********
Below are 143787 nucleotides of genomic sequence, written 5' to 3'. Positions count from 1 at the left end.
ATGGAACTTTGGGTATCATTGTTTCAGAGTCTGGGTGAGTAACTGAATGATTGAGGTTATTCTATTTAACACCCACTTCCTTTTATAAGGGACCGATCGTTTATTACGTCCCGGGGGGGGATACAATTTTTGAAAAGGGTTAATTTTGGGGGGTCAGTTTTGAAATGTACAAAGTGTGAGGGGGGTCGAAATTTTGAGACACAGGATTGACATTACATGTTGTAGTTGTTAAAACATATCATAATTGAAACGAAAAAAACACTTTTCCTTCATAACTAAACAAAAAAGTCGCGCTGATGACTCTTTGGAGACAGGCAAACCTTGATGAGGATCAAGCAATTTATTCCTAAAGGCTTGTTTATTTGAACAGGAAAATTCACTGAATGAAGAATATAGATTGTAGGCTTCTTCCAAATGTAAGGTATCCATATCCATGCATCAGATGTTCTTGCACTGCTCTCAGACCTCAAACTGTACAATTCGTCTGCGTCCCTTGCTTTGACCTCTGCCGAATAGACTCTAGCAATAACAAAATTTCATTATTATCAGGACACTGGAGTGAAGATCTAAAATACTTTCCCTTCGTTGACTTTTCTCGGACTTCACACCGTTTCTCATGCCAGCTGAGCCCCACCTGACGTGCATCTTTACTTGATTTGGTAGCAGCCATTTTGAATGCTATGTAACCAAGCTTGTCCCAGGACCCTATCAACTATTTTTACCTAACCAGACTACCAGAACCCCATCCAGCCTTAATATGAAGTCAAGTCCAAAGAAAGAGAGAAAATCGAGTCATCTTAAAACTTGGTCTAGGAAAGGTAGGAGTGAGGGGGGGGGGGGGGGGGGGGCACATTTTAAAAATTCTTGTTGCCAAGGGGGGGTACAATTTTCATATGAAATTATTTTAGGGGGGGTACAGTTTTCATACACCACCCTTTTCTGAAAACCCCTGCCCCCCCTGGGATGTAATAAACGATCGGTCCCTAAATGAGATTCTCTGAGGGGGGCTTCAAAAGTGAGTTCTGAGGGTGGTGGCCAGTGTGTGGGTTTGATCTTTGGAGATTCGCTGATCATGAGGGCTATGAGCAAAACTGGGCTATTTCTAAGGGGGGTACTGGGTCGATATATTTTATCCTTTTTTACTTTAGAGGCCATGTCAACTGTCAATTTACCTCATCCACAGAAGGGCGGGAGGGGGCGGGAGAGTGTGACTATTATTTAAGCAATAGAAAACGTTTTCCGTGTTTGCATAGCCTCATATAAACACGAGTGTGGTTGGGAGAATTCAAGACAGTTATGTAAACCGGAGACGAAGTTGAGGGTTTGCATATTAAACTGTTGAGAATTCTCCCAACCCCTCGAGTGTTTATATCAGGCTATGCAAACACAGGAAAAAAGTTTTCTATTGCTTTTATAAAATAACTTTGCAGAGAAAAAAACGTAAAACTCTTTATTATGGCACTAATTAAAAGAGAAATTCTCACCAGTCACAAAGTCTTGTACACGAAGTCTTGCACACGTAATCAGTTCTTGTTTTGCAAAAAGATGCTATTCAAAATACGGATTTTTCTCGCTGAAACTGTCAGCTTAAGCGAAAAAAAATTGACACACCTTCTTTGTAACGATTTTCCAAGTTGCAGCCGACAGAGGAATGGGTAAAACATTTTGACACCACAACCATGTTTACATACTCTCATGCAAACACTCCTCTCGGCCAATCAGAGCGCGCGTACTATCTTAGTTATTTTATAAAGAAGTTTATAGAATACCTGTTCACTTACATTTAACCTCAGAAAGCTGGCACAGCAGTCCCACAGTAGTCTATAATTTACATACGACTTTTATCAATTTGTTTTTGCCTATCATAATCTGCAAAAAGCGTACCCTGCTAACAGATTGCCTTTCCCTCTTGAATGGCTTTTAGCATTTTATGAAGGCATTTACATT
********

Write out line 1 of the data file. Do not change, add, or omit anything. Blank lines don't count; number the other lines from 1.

Below are 143787 nucleotides of genomic sequence, written 5' to 3'. Positions count from 1 at the left end.